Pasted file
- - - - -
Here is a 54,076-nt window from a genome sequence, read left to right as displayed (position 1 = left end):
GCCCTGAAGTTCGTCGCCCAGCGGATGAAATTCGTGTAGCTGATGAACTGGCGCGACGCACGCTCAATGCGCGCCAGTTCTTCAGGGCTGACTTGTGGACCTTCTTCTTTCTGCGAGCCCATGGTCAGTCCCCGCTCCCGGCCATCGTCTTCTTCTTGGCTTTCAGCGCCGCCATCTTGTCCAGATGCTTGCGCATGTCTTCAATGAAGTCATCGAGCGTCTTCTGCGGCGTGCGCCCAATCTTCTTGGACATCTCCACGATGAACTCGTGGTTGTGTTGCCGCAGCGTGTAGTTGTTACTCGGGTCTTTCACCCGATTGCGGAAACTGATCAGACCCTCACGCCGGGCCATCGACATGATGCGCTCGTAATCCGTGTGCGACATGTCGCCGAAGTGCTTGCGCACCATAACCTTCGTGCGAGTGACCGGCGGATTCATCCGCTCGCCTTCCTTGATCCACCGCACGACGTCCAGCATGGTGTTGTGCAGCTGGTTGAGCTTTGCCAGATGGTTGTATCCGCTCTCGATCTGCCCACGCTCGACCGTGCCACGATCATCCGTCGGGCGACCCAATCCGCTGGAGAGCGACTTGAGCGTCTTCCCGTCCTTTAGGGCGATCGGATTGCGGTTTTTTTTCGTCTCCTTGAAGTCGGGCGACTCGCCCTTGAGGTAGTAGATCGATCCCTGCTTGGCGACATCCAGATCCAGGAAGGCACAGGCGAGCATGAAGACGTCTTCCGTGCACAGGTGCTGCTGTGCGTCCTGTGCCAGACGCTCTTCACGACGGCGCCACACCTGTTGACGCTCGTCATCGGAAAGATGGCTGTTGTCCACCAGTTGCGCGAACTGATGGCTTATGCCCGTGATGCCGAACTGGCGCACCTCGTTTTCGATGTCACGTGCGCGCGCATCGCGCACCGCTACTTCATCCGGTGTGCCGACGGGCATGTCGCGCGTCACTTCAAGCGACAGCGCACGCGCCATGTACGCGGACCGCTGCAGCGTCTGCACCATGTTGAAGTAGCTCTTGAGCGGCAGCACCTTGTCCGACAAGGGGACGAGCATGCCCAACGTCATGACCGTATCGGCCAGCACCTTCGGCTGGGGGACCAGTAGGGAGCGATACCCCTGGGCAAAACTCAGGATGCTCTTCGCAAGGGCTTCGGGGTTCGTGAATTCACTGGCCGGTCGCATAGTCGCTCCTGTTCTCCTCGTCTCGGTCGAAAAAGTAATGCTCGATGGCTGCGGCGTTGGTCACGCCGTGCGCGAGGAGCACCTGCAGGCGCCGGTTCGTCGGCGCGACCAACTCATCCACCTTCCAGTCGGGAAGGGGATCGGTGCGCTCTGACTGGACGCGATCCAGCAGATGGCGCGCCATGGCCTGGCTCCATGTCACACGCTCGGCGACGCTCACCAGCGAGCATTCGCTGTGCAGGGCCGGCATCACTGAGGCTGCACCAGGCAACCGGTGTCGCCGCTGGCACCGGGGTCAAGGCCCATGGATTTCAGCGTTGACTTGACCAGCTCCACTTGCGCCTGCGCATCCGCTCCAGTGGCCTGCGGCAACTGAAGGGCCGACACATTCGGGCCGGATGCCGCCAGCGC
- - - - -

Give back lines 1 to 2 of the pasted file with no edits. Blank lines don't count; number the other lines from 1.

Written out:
Here is a 54,076-nt window from a genome sequence, read left to right as displayed (position 1 = left end):
GCCCTGAAGTTCGTCGCCCAGCGGATGAAATTCGTGTAGCTGATGAACTGGCGCGACGCACGCTCAATGCGCGCCAGTTCTTCAGGGCTGACTTGTGGACCTTCTTCTTTCTGCGAGCCCATGGTCAGTCCCCGCTCCCGGCCATCGTCTTCTTCTTGGCTTTCAGCGCCGCCATCTTGTCCAGATGCTTGCGCATGTCTTCAATGAAGTCATCGAGCGTCTTCTGCGGCGTGCGCCCAATCTTCTTGGACATCTCCACGATGAACTCGTGGTTGTGTTGCCGCAGCGTGTAGTTGTTACTCGGGTCTTTCACCCGATTGCGGAAACTGATCAGACCCTCACGCCGGGCCATCGACATGATGCGCTCGTAATCCGTGTGCGACATGTCGCCGAAGTGCTTGCGCACCATAACCTTCGTGCGAGTGACCGGCGGATTCATCCGCTCGCCTTCCTTGATCCACCGCACGACGTCCAGCATGGTGTTGTGCAGCTGGTTGAGCTTTGCCAGATGGTTGTATCCGCTCTCGATCTGCCCACGCTCGACCGTGCCACGATCATCCGTCGGGCGACCCAATCCGCTGGAGAGCGACTTGAGCGTCTTCCCGTCCTTTAGGGCGATCGGATTGCGGTTTTTTTTCGTCTCCTTGAAGTCGGGCGACTCGCCCTTGAGGTAGTAGATCGATCCCTGCTTGGCGACATCCAGATCCAGGAAGGCACAGGCGAGCATGAAGACGTCTTCCGTGCACAGGTGCTGCTGTGCGTCCTGTGCCAGACGCTCTTCACGACGGCGCCACACCTGTTGACGCTCGTCATCGGAAAGATGGCTGTTGTCCACCAGTTGCGCGAACTGATGGCTTATGCCCGTGATGCCGAACTGGCGCACCTCGTTTTCGATGTCACGTGCGCGCGCATCGCGCACCGCTACTTCATCCGGTGTGCCGACGGGCATGTCGCGCGTCACTTCAAGCGACAGCGCACGCGCCATGTACGCGGACCGCTGCAGCGTCTGCACCATGTTGAAGTAGCTCTTGAGCGGCAGCACCTTGTCCGACAAGGGGACGAGCATGCCCAACGTCATGACCGTATCGGCCAGCACCTTCGGCTGGGGGACCAGTAGGGAGCGATACCCCTGGGCAAAACTCAGGATGCTCTTCGCAAGGGCTTCGGGGTTCGTGAATTCACTGGCCGGTCGCATAGTCGCTCCTGTTCTCCTCGTCTCGGTCGAAAAAGTAATGCTCGATGGCTGCGGCGTTGGTCACGCCGTGCGCGAGGAGCACCTGCAGGCGCCGGTTCGTCGGCGCGACCAACTCATCCACCTTCCAGTCGGGAAGGGGATCGGTGCGCTCTGACTGGACGCGATCCAGCAGATGGCGCGCCATGGCCTGGCTCCATGTCACACGCTCGGCGACGCTCACCAGCGAGCATTCGCTGTGCAGGGCCGGCATCACTGAGGCTGCACCAGGCAACCGGTGTCGCCGCTGGCACCGGGGTCAAGGCCCATGGATTTCAGCGTTGACTTGACCAGCTCCACTTGCGCCTGCGCATCCGCTCCAGTGGCCTGCGGCAACTGAAGGGCCGACACATTCGGGCCGGATGCCGCCAGCGC